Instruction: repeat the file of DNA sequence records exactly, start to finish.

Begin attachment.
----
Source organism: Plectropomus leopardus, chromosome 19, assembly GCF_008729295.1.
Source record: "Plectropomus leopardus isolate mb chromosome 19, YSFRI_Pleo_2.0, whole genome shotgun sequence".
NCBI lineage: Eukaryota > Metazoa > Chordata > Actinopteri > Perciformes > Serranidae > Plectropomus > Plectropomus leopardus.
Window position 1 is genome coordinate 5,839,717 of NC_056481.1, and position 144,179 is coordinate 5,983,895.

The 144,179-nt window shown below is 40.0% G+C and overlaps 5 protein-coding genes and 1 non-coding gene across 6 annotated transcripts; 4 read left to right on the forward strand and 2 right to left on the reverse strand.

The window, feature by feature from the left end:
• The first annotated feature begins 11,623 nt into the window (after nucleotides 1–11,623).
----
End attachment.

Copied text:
Source organism: Plectropomus leopardus, chromosome 19, assembly GCF_008729295.1.
Source record: "Plectropomus leopardus isolate mb chromosome 19, YSFRI_Pleo_2.0, whole genome shotgun sequence".
NCBI lineage: Eukaryota > Metazoa > Chordata > Actinopteri > Perciformes > Serranidae > Plectropomus > Plectropomus leopardus.
Window position 1 is genome coordinate 5,839,717 of NC_056481.1, and position 144,179 is coordinate 5,983,895.

The 144,179-nt window shown below is 40.0% G+C and overlaps 5 protein-coding genes and 1 non-coding gene across 6 annotated transcripts; 4 read left to right on the forward strand and 2 right to left on the reverse strand.

The window, feature by feature from the left end:
• The first annotated feature begins 11,623 nt into the window (after nucleotides 1–11,623).